It looks like you're using an Ad Blocker.

Please white-list or disable AboveTopSecret.com in your ad-blocking tool.

Thank you.

 

Some features of ATS will be disabled while you continue to use an ad-blocker.

 

How Saturn's Moon Iapetus Got Its Ridge

page: 1
3

log in

join
share:

posted on Dec, 14 2010 @ 01:07 PM
link   

it's only been five years since the arrival of high-resolution Cassini Mission images of Saturn's bizarre moon Iapetus that the international planetary community has pondered the unique walnut shape of the large (735 kilometer radius) body, considered by many to be one of the most astonishing features in the solar system. And there's no consensus as to how a mysterious large ridge that covers more than 75 percent of the moon's equator was formed. It's been a tough nut to crack.

www.sciencedaily.com


According to William McKinnon and Andrew Dombard, space-sciences profs in America, the curious ridge results from the long-ago breakup of a satellite body in orbit about Iapetus – a moon of a moon. "Some people have proposed that the ridge might have been caused by a string of volcanic eruptions, or maybe it's a set of faults," says McKinnon. "But to align it all perfectly like that – there is just no similar example in the solar system to point to such a thing."

www.theregister.co.uk


The new model proposes that the rings are primordial, formed from the same events that left Titan as Saturn's sole large satellite, " says Canup. "The implication is that the rings and the Saturnian moons interior to and including Tethys share a coupled origin, and are the last remnants of a lost companion satellite to Titan." During its extended mission, the Cassini spacecraft will measure the rings' current mass and will indirectly measure the pollution rate of the rings.

ScienceDaily

Iapetus Image:


So from what they are saying is it was bombarded by another satellite debris ring from some type of gravitational receding long ago particles colliding along the equator creating a groove that over time was eventually filled in hence the ridge...Interesting.


edit on 14-12-2010 by PerfectPerception because: (no reason given)

edit on 14-12-2010 by PerfectPerception because: Additional links

edit on 14-12-2010 by PerfectPerception because: (no reason given)




posted on Dec, 14 2010 @ 01:57 PM
link   
I've studied this 12 mile high "ridge" for a time now, and I can tell you this isn't the result of "nature". Go research it yourself, and I promise this will be an anomaly you won't easily get passed..

Look Familiar?



Interesting Video On This Anomaly: www.youtube.com...
edit on 14-12-2010 by Tvision because: (no reason given)



posted on Dec, 14 2010 @ 02:21 PM
link   
Here is a very detailed and professional analysis of Saturn's odd moon by Enterprise Mission.

www.enterprisemission.com...

I HIGHLY recommend anyone interested check it out, as it's something that truly is unexplainable.



posted on Dec, 14 2010 @ 02:52 PM
link   
reply to post by Tvision
 


I am not very familiar with Iapetus until recently have I come across information/theories explaining the ridge along the equator.

I am definitely interested in further research about this moon along with the rest of Saturn's satellites , the explanations and theories surrounding just how the ridge was formed.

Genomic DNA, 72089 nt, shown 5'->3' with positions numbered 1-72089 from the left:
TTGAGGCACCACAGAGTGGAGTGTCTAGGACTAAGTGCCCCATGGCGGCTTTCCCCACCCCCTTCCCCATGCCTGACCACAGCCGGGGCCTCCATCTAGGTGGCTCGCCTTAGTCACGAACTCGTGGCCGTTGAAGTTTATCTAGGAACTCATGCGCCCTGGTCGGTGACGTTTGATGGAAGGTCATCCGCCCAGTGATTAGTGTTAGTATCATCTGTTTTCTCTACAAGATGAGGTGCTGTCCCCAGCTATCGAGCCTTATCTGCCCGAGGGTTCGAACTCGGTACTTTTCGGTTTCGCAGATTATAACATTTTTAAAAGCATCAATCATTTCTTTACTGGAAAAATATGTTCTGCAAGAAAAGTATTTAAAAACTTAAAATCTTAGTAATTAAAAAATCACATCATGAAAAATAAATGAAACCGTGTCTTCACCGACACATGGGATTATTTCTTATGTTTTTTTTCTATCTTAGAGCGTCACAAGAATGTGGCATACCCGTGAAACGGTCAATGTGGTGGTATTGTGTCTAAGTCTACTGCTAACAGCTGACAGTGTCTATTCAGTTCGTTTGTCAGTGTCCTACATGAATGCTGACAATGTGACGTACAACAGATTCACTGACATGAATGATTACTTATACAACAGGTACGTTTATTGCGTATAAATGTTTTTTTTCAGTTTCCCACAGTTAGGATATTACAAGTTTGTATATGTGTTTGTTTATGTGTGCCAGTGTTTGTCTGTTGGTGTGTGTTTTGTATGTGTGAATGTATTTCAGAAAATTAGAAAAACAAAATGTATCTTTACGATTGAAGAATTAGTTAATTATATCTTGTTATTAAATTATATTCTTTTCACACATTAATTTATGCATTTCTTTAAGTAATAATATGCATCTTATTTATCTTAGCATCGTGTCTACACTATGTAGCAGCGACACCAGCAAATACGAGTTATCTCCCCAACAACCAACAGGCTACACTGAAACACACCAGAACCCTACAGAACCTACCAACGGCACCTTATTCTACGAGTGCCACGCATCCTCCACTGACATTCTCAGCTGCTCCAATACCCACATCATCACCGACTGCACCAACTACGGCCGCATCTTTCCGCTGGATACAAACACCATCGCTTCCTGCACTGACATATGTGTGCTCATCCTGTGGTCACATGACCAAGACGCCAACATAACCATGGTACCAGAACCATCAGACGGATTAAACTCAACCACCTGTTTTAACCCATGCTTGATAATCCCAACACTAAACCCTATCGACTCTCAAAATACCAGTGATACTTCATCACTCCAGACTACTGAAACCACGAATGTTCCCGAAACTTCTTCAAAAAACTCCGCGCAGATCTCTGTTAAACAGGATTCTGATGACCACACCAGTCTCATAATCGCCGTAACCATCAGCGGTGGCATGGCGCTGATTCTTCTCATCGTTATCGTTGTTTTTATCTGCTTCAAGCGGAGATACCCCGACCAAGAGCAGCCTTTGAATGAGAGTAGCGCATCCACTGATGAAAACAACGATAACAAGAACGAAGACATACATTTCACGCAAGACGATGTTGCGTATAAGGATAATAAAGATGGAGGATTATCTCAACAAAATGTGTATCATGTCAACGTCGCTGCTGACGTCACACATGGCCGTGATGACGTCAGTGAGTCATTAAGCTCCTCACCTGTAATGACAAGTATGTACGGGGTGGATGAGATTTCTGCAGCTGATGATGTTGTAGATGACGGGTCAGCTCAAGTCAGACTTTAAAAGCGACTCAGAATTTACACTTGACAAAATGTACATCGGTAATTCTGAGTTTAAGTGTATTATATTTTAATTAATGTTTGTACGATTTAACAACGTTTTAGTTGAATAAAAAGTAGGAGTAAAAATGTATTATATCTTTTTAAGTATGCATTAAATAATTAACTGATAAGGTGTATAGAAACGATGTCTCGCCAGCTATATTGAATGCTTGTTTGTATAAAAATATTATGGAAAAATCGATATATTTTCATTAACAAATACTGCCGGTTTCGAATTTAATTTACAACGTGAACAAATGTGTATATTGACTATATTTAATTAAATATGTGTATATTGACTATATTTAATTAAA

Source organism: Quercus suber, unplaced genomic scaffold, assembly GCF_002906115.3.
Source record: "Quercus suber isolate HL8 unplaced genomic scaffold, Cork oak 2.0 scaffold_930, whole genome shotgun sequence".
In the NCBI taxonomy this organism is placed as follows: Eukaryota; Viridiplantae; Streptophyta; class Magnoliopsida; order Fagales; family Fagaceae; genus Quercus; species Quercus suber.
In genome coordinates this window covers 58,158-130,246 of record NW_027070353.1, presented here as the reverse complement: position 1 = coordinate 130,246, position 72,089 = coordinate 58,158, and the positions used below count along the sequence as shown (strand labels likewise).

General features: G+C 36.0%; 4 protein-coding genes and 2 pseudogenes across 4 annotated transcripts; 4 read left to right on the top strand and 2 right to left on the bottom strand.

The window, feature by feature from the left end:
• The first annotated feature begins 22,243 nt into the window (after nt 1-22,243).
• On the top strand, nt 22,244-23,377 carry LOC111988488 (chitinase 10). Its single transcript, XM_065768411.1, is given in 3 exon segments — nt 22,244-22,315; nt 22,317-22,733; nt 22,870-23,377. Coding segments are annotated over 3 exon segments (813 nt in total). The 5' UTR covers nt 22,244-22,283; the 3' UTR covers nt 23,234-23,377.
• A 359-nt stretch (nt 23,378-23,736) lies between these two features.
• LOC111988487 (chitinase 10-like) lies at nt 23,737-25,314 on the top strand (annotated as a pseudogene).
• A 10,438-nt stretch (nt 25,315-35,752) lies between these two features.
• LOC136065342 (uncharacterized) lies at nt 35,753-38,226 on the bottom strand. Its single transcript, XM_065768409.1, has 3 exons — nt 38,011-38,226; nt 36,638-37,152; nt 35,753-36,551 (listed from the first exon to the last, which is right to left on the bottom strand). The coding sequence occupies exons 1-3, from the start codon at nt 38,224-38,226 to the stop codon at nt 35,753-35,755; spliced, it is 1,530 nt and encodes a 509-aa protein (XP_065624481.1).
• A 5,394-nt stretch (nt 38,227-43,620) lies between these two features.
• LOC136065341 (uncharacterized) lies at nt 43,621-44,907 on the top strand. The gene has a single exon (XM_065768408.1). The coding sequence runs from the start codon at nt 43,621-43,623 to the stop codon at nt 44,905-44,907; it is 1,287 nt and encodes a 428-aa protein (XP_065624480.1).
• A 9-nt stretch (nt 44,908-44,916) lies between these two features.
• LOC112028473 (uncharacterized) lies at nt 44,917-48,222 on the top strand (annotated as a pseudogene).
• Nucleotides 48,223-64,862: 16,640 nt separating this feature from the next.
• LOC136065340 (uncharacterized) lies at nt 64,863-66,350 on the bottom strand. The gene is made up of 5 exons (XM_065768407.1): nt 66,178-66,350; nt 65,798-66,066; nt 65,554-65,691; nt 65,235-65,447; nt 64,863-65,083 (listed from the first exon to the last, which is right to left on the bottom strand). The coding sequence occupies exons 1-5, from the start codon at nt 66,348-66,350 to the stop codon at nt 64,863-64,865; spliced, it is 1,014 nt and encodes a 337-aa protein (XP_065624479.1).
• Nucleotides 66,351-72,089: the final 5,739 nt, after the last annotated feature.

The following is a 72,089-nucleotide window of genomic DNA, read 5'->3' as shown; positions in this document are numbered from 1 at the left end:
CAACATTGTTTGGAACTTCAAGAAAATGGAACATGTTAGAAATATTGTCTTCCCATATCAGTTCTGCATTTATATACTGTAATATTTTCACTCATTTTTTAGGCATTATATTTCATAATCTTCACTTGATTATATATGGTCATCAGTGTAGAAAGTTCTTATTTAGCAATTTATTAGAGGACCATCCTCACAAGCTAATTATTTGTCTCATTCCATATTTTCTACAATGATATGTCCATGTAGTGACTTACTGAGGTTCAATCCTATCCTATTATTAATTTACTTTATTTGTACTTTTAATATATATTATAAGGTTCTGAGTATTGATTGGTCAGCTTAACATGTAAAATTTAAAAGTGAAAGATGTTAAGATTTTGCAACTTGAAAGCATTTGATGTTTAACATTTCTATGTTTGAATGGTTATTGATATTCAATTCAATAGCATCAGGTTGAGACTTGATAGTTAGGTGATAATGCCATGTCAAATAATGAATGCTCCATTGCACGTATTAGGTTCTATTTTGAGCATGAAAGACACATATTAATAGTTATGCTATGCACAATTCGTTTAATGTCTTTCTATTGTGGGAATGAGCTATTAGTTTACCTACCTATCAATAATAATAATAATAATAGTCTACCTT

thank you for the video and response.

ETA:I believe you may be referring to Mimas another Saturn moon that has been popularly linked to the "deathstar" in star wars lore.


Mimas (pronounced MY muss or MEE muss, adjective Mimantean) is an inner moon of Saturn (the innermost of the major moons) and looks somewhat like a bull's eye if viewed from a certain angle. The feature that causes this is the huge 140-kilometer-wide (88-mile) Herschel Crater, which is one-third the diameter of Mimas. If the object striking Mimas had been larger or been moving faster, Mimas would probably have been "disrupted" into pieces that might have collapsed back into a new moon or might have scattered into another ring of Saturn.


Solarviews
edit on 14-12-2010 by PerfectPerception because: (no reason given)



posted on Dec, 14 2010 @ 03:55 PM
link   

According to William McKinnon and Andrew Dombard, space-sciences profs in America, the curious ridge results from the long-ago breakup of a satellite body in orbit about Iapetus – a moon of a moon. "Some people have proposed that the ridge might have been caused by a string of volcanic eruptions, or maybe it's a set of faults," says McKinnon. "But to align it all perfectly like that – there is just no similar example in the solar system to point to such a thing."


This statement is pure speculation, fantasy of astronomers..... Nothing proved!

Some scientists......

edit on 14-12-2010 by Arken because: (no reason given)



posted on Dec, 18 2010 @ 04:34 AM
link   
reply to post by Arken
 


Agreed.
all is theory and conjecture until proven otherwise.



posted on Dec, 19 2010 @ 04:54 AM
link   
When I first saw the photos..ans i look for Cassini photos every single day.
I though the ridge was a result of cooling of the interior.
At some point the surface crust could not withstand the shrinkage from cooling and outgassing.
the interior was smaller than the exterior. The crunch..the crust gave way at the seam and became pronounced over the surrounding terrain.



new topics

top topics



 
3

log in

join